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From Friends to Sisters: Grads Pull Together

Date: June 9, 2000
By: Carey Hoffman
Phone: (513) 556-1825
Photo by: Lisa Ventre Archive: Campus News

Graduation often is portrayed as the start of a new life. Few students anywhere will have more reason to feel that way than Alana Mattingly and Denise Simpson, outstanding students who will receive their bachelor's degrees from UC's Criminal Justice program on June 9.

image of grads

Mattingly and Simpson, close confidants who helped each other through their challenges as non-traditional students, will cap off Commencement by both getting married this summer -- to brothers Rio and Redd Turner, making Mattingly and Simpson sisters-in-law. Simpson, who has had a long-term relationship with Redd, will get married later in June. Mattingly, who was introduced to her husband-to-be by Simpson, will marry Rio in August. Parallels abound throughout their careers.

Mattingly and Simpson met after entering UC's two-year University College through the College Assistance Program (CAP), which is designed to open avenues for low-income Cincinnati residents to obtain a college education.

Neither woman's life was easy when they came to college. Mattingly was a mother with a two-year-old son whose husband had suddenly abandoned them for another woman. "I lacked the confidence to do anything. I was really depressed at the time. It was just a very rough time," Mattingly recalls.

Simpson had been working at the Federal Reserve Bank until a day came when she asked her boss for help with customers and he replied, "I get paid for what I know, not for what I can do." Simpson walked out, never returned and realized she had to find a new direction for her life. For both women, the answer was pursuit of a criminal justice education, first in U-College and, for the last two years, in the College of Education's criminal justice baccalaureate program.

They started in U-College's criminal justice technologies program. After becoming acquainted early in their UC experiences, they worked to help each other and challenge each other to succeed.

"The hardest times for me were dealing with things that happened with my family," Simpson says. Not only was she going to school full-time and working more than 20 hours a week in the humanities and social sciences departmental office in U-College, but she was raising two young children of her own plus her fiance's troubled teenage nephew. On top of all that, she was stung by the surprising death of her mother in 1997, resulting in her father moving into live with her family. Then, one year to the day of the passing of her mother, her father succombed to a massive heart attack. While they worked to try and save her father at the hospital, Simpson dealt with her grief by focusing on education. She was scheduled to have a major test in a criminology course the following morning.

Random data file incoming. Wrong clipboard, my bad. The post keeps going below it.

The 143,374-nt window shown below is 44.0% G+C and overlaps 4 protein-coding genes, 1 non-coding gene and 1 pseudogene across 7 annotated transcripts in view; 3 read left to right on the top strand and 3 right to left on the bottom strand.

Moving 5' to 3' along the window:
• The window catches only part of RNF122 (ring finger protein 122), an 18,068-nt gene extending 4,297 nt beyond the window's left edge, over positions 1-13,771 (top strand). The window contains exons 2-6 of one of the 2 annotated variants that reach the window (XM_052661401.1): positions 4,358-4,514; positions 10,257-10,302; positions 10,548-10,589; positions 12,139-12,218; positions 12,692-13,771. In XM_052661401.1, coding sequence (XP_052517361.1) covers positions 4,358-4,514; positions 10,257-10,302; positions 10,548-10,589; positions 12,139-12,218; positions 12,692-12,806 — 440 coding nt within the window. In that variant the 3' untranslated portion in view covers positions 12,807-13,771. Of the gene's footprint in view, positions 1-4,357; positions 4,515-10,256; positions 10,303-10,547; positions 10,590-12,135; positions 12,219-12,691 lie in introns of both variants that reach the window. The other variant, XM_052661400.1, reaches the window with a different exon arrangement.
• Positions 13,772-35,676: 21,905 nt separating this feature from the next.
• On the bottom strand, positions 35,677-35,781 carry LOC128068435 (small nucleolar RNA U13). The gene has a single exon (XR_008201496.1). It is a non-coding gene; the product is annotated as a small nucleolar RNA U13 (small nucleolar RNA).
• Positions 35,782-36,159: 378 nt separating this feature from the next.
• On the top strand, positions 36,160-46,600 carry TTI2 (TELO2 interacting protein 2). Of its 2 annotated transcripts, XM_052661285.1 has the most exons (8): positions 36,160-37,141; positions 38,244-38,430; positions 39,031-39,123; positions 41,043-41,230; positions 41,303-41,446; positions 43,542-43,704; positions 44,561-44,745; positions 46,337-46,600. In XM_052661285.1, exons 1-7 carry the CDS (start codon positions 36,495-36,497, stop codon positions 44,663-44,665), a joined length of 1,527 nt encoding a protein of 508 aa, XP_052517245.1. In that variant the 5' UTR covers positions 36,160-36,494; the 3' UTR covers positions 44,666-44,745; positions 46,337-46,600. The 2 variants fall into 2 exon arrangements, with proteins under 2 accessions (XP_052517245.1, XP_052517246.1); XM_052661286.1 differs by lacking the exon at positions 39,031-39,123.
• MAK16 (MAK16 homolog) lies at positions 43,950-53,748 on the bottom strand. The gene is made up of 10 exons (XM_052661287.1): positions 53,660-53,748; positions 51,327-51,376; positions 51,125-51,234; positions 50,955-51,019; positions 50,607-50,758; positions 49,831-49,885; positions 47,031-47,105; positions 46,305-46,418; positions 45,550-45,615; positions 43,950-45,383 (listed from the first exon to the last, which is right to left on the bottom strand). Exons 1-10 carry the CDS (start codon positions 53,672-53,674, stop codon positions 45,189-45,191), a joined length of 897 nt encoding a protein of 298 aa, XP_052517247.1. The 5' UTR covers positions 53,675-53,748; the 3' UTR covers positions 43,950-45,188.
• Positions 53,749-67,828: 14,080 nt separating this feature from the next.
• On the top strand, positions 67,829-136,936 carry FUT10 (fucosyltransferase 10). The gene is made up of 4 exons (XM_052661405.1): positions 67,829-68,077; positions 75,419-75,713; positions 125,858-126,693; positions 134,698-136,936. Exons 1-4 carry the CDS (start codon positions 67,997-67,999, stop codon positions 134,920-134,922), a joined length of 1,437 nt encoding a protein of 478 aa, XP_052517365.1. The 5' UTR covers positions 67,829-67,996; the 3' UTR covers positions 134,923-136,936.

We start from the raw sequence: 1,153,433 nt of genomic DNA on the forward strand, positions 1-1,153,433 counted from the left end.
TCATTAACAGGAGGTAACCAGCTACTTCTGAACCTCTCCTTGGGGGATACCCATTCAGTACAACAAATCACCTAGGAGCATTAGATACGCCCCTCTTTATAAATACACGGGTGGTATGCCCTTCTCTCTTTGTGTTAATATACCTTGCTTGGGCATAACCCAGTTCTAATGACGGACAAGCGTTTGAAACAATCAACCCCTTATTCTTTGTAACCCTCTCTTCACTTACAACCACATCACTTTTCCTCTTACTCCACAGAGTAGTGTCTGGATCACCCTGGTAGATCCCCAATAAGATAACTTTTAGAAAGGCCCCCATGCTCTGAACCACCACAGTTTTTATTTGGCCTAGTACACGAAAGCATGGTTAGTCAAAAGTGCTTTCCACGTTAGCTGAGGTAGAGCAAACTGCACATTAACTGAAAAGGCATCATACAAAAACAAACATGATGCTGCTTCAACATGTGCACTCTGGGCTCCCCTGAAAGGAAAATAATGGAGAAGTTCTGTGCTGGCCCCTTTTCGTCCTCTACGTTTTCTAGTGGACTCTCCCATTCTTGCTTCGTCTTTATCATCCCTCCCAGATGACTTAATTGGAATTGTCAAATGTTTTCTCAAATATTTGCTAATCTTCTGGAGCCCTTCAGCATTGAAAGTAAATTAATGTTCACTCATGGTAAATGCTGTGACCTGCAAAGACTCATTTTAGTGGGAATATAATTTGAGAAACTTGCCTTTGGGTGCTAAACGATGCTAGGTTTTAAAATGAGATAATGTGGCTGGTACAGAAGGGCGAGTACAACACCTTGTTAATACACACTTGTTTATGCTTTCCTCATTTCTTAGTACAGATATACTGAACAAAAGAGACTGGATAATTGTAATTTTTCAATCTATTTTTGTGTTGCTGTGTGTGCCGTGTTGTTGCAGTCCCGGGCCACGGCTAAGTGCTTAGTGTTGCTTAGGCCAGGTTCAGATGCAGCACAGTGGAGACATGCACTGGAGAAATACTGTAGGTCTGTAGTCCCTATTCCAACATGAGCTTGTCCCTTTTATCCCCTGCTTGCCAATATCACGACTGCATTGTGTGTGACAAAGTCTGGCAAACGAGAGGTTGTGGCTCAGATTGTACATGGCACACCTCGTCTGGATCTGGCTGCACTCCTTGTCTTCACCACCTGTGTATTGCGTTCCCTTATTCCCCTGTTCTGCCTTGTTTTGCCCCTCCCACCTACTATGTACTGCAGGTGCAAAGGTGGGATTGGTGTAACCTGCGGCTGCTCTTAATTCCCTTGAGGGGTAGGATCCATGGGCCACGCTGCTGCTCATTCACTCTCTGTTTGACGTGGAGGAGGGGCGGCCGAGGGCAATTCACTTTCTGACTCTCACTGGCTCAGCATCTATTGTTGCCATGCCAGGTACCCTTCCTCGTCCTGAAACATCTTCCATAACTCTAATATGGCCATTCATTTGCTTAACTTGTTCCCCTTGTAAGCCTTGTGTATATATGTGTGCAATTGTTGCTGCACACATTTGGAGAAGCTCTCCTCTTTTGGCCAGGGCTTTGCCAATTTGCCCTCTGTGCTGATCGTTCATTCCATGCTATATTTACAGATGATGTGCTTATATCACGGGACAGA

"She called me from the hospital and said she really couldn't concentrate with what was going on with her father," Mattingly remembers. "She said, 'I need to finish this class, finish this final. I've prayed about this and I need to concentrate on something.' "

The two women studied all night over the phone, with Simpson taking frequent breaks for crying spells. The next morning, Simpson was late getting to the final, so Mattingly deliberately delayed handing in her test to keep the professor from ending the test prematurely. Both women earned 'A' grades on the exam.

As they excelled in the classroom -- Mattingly carries a 3.95 grade point average, Simpson a 3.5 -- they shared their success with others. Both have been active in college and university advising programs.

Mattingly founded a program for U-College's first-year criminal justice technology students called "Partners in Justice," where Simpson has also been a mentor and tutor.

"It has been a great thing," Simpson says. "I worked with one young guy, a U-College student who went from academic probation to making A's and B's. It was a dramatic change. He just needed a push."

Mattingly is this year's undergraduate winner of the criminal justice department's Student of the Year award, while Simpson has been a member of the Phi Theta Kappa honorary society all four years she has been in school.

Both intend to go on and earn their master's degrees -- Simpson in criminal justice in preparation for a possible career with the federal government, Mattingly in social work as she strives to join with her sister in establishing a substance abuse treatment facility for women who are re-entering society from prison. Mattingly works currently counseling for the Talbert House's "Passages" program for chemically dependent adolescent girls.

Both women wish to thank their fiances for their support. "They've been so supportive of us," Mattingly says. "They've done the things like babysitting and been emotionally supportive and encouraging us to continue on in our education."


 
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